So, yes, I enjoyed myself. The new Avengers is a big deal, it takes big risks, and judging from the box office numbers, it's reaped big rewards. There are also several little flaws for those interested in picking. Most glaringly, it falls into the trap of being merely half a movie. After the better part of three hours, I left the theater with the feeling I'd just binge-watched an entire season of an expensive TV series and been left hanging with a "tune in next time." Its story is obviously incomplete, and while that's played for maximum effect in the stunning conclusion (the first time I've ever seen an entire theater sit through a credit roll in complete silence), that stuck in my craw. My other complaints can be largely brushed away as inconsequential - inexplicably missing characters, too many guest spots, a not-insignificant barrier of entry - but that's a relatively big one and something that I keep revisiting. Having cleared my chest of that, though, I'll strongly recommend it as a fundamental bit of summer blockbuster history, even if it isn't quite summer yet. Potential viewers should already know what to expect (Infinity War is just another refinement in the well-worn Marvel formula) and whether or not that's remotely up their alley. If so, by all means, go see it more than once. This is the best entry yet. And maybe, just maybe, it'll shine even more brightly as a Lord of the Rings style all-day anthology. Once the story is actually complete, that is.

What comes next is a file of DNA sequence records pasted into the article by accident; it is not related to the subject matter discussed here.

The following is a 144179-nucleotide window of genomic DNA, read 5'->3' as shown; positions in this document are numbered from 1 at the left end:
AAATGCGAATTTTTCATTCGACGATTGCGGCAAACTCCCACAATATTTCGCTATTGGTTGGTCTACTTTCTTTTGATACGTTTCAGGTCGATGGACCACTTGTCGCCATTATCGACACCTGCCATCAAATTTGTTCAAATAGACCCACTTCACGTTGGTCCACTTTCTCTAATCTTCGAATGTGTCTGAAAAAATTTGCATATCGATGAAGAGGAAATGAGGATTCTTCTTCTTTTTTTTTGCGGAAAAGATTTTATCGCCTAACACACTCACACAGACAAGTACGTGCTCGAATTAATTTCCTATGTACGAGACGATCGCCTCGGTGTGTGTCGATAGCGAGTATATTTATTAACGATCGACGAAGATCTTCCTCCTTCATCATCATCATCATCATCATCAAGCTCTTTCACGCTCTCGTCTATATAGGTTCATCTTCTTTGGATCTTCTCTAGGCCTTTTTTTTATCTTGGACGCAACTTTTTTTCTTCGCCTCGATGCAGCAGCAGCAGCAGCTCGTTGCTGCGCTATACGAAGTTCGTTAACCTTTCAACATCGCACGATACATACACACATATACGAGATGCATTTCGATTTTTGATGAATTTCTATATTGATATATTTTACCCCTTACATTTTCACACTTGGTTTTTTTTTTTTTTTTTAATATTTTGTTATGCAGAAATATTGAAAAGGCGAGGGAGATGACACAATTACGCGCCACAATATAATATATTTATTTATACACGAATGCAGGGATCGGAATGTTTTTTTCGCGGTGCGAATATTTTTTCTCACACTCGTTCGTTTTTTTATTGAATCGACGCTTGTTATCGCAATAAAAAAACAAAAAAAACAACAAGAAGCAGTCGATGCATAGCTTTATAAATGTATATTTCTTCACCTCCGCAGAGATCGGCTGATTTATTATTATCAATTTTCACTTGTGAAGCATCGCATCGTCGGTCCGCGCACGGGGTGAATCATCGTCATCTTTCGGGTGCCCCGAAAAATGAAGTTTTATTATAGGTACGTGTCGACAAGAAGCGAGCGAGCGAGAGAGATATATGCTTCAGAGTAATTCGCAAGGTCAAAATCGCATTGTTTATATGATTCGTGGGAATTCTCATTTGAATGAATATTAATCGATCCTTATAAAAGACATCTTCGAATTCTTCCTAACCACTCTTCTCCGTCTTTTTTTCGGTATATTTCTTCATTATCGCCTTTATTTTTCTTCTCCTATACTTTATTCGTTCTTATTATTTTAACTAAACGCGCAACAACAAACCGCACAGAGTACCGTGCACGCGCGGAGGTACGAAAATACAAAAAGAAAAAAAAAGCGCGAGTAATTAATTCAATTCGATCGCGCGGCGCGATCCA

A Marvelous Adventure, On Par with "Raiders," That Adds Depth to the Jones Family Mythos
After two successful big-budget starring vehicles, we finally get an origin story for Indiana Jones. Of course, that's largely to facilitate the addition of a new supporting character (Sean Connery in a wonderful casting as Indy's long lost father, who we'll get to in just a moment) but that extra layer of nostalgia, wrapped around a property that's deeply nostalgic in the first place, manages to avoid numerous pitfalls and serve as an effective prologue. River Phoenix performs especially well as the young Jones, expertly wearing Harrison Ford's mannerisms throughout the long callback, and somewhere along the way we get a worthwhile genesis for the grown-up version's affinity for leather jackets and fedoras.